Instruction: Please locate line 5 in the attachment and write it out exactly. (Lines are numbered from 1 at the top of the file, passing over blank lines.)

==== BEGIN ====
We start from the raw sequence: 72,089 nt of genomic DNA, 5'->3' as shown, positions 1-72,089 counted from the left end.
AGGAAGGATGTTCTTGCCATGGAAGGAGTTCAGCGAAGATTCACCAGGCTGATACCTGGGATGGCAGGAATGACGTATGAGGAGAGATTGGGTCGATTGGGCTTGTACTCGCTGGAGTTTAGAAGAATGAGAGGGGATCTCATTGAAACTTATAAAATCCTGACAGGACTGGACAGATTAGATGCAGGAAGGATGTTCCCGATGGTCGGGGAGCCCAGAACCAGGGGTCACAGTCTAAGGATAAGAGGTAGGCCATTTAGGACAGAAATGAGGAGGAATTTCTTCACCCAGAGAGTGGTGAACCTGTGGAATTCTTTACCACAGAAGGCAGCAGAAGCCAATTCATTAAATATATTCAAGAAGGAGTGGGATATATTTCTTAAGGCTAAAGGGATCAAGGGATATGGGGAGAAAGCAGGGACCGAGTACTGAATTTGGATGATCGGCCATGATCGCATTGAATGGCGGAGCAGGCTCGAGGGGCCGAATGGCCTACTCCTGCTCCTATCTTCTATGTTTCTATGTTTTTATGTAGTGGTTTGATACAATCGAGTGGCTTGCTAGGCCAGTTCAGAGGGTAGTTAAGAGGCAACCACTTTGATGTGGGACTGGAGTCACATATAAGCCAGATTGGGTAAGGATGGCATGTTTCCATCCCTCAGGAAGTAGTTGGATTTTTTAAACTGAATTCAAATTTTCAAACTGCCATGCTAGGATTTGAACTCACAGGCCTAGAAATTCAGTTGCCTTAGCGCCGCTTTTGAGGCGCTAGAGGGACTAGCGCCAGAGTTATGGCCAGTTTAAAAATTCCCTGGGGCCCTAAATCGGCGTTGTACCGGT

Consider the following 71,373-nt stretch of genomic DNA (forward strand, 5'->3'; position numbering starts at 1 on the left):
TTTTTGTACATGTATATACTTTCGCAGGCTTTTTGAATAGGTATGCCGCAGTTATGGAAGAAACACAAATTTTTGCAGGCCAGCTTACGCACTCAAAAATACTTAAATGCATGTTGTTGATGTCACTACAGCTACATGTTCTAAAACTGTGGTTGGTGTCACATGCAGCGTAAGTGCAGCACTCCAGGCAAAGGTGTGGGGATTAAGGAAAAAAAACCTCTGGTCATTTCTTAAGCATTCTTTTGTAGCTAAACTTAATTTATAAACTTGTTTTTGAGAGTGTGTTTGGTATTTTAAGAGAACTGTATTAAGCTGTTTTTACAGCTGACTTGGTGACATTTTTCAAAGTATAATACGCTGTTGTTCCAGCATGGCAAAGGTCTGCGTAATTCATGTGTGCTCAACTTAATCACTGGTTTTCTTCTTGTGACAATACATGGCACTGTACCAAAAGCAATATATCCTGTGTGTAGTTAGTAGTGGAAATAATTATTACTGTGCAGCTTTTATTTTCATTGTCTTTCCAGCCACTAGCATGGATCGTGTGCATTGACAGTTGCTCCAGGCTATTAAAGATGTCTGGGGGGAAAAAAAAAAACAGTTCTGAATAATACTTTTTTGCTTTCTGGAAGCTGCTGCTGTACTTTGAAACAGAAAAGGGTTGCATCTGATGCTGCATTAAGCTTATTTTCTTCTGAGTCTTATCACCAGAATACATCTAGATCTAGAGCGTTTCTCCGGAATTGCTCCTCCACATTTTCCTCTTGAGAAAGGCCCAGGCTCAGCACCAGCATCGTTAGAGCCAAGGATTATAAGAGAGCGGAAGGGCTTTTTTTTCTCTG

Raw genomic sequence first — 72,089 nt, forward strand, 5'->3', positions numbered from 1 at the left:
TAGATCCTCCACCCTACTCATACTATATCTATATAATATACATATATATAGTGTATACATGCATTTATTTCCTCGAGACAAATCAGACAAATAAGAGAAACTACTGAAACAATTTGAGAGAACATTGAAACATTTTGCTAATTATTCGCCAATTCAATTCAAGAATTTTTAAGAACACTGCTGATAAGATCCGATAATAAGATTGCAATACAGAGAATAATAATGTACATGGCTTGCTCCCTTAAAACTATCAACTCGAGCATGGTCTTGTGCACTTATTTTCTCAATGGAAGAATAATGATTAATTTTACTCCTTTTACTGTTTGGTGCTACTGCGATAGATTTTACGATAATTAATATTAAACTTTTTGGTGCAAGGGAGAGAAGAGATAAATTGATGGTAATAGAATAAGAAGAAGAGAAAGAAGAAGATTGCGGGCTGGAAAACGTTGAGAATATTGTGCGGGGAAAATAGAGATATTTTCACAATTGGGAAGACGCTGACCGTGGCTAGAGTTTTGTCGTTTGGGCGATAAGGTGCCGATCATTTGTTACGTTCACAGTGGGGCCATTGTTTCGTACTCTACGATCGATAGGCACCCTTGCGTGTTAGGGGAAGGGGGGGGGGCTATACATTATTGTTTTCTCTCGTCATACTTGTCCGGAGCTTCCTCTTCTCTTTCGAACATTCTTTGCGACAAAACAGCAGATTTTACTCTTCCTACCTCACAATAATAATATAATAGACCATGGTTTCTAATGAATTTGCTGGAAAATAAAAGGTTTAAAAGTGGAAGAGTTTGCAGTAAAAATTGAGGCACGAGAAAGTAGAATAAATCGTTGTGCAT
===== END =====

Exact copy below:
Raw genomic sequence first — 72,089 nt, forward strand, 5'->3', positions numbered from 1 at the left: